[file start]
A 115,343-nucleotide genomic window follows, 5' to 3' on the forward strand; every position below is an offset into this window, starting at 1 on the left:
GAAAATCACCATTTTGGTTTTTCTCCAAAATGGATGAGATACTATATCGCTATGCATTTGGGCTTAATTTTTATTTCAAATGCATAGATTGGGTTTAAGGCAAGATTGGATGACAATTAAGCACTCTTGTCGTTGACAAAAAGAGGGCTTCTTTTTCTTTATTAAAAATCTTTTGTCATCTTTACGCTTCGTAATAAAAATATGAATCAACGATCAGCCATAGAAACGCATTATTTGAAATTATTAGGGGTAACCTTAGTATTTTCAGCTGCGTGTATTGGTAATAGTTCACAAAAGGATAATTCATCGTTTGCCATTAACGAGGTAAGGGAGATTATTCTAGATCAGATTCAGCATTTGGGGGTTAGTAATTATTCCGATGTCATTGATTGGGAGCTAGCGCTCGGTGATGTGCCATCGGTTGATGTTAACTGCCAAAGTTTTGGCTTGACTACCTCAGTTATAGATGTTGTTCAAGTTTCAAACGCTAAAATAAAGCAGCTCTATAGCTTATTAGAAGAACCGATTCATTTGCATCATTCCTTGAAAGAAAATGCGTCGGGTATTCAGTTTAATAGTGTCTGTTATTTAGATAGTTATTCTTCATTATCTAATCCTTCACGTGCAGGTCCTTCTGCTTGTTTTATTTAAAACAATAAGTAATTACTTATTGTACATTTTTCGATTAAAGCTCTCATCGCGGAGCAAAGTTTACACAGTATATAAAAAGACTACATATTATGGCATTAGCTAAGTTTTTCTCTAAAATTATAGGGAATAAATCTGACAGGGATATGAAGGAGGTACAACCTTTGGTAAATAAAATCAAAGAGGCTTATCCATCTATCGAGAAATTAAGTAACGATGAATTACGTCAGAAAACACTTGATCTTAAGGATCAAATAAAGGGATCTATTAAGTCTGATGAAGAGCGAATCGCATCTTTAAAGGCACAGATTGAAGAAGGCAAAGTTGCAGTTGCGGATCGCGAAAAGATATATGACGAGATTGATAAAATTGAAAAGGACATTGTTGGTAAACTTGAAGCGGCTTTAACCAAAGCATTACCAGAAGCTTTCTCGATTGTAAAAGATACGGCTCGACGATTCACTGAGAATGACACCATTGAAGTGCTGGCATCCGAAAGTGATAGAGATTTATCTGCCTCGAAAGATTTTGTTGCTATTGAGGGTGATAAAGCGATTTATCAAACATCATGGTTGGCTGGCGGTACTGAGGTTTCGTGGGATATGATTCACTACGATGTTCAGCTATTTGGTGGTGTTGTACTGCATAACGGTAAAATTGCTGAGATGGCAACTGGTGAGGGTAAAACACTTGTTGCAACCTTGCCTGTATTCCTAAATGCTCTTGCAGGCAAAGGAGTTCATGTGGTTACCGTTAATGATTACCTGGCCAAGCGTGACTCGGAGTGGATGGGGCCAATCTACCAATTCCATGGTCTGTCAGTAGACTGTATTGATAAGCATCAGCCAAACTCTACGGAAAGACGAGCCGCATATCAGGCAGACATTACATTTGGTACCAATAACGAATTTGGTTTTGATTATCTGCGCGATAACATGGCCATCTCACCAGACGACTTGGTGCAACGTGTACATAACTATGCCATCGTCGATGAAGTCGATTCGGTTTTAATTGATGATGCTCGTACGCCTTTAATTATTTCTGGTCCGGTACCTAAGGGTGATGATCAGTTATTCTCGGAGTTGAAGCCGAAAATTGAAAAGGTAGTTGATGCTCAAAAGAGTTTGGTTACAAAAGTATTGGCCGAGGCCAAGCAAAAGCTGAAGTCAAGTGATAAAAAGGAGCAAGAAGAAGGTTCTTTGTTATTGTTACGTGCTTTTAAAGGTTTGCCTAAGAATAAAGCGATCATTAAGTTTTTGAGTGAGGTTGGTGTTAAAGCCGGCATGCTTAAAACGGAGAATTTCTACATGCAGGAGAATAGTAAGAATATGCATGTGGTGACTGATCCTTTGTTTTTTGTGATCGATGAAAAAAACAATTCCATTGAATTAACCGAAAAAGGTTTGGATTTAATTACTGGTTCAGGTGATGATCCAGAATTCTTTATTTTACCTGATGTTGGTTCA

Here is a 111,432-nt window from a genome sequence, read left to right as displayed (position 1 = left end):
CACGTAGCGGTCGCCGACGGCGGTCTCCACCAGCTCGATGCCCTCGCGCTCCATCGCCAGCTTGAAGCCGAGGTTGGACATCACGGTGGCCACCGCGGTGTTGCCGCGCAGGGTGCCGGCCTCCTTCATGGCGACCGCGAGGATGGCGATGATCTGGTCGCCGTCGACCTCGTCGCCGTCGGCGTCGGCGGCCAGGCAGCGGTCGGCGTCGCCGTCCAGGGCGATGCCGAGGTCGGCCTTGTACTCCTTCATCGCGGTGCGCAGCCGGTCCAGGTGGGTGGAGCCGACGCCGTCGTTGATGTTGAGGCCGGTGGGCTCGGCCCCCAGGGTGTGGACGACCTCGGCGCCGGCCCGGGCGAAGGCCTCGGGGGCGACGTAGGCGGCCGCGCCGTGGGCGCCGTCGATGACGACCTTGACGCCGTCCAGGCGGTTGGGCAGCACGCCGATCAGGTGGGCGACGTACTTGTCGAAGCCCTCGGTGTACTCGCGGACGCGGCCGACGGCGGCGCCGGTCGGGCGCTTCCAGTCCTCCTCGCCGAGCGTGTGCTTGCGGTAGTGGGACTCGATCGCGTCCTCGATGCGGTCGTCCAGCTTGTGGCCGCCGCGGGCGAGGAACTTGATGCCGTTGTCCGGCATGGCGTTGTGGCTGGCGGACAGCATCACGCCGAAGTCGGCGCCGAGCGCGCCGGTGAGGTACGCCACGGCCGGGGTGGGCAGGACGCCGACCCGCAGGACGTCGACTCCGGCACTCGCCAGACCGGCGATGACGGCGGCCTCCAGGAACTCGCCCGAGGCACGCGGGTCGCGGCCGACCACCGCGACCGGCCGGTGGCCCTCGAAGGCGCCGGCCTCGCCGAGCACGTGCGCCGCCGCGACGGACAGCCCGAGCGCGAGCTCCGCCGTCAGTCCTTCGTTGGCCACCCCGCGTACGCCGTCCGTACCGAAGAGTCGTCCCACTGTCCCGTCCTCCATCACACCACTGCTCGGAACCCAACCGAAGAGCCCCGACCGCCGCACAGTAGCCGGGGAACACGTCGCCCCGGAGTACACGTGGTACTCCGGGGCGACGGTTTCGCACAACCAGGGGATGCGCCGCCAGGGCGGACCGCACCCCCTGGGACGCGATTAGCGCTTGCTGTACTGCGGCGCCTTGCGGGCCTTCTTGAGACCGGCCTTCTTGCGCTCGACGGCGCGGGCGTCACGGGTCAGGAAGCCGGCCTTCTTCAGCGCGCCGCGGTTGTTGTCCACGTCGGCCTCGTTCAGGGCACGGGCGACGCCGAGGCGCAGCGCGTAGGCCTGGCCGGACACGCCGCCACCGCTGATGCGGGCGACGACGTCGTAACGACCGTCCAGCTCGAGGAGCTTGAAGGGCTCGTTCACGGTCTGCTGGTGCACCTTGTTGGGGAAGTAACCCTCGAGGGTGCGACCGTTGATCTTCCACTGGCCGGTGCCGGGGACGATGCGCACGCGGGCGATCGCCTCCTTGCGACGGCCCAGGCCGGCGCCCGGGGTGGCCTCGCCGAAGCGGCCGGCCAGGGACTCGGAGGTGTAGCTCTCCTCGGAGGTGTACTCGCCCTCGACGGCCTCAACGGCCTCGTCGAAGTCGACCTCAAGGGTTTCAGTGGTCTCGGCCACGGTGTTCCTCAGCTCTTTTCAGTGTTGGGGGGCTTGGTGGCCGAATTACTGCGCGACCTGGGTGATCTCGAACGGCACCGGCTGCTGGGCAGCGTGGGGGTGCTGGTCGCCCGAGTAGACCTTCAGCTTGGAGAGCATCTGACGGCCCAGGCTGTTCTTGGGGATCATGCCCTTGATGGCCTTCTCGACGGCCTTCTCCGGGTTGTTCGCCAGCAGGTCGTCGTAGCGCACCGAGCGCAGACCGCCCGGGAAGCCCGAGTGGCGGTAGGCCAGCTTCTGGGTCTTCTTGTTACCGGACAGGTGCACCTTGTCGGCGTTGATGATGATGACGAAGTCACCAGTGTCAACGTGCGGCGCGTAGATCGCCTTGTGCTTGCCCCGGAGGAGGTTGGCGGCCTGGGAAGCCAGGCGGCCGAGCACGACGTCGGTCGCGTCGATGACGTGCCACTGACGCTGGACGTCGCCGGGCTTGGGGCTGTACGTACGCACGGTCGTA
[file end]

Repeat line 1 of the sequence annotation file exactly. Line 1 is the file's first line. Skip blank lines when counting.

A 115,343-nucleotide genomic window follows, 5' to 3' on the forward strand; every position below is an offset into this window, starting at 1 on the left: